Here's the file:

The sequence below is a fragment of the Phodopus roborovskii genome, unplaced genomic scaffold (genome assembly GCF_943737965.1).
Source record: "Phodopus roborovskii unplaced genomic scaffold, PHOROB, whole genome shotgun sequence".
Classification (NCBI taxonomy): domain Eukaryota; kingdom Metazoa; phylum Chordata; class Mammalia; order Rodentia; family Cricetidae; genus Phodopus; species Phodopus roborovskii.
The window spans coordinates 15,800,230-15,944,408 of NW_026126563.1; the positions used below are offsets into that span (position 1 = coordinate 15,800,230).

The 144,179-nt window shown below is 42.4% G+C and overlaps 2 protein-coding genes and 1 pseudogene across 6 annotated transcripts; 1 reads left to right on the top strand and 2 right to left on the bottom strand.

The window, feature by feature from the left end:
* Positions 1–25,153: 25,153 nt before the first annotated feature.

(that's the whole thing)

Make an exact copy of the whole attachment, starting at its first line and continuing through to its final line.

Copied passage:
The sequence below is a fragment of the Phodopus roborovskii genome, unplaced genomic scaffold (genome assembly GCF_943737965.1).
Source record: "Phodopus roborovskii unplaced genomic scaffold, PHOROB, whole genome shotgun sequence".
Classification (NCBI taxonomy): domain Eukaryota; kingdom Metazoa; phylum Chordata; class Mammalia; order Rodentia; family Cricetidae; genus Phodopus; species Phodopus roborovskii.
The window spans coordinates 15,800,230-15,944,408 of NW_026126563.1; the positions used below are offsets into that span (position 1 = coordinate 15,800,230).

The 144,179-nt window shown below is 42.4% G+C and overlaps 2 protein-coding genes and 1 pseudogene across 6 annotated transcripts; 1 reads left to right on the top strand and 2 right to left on the bottom strand.

The window, feature by feature from the left end:
* Positions 1–25,153: 25,153 nt before the first annotated feature.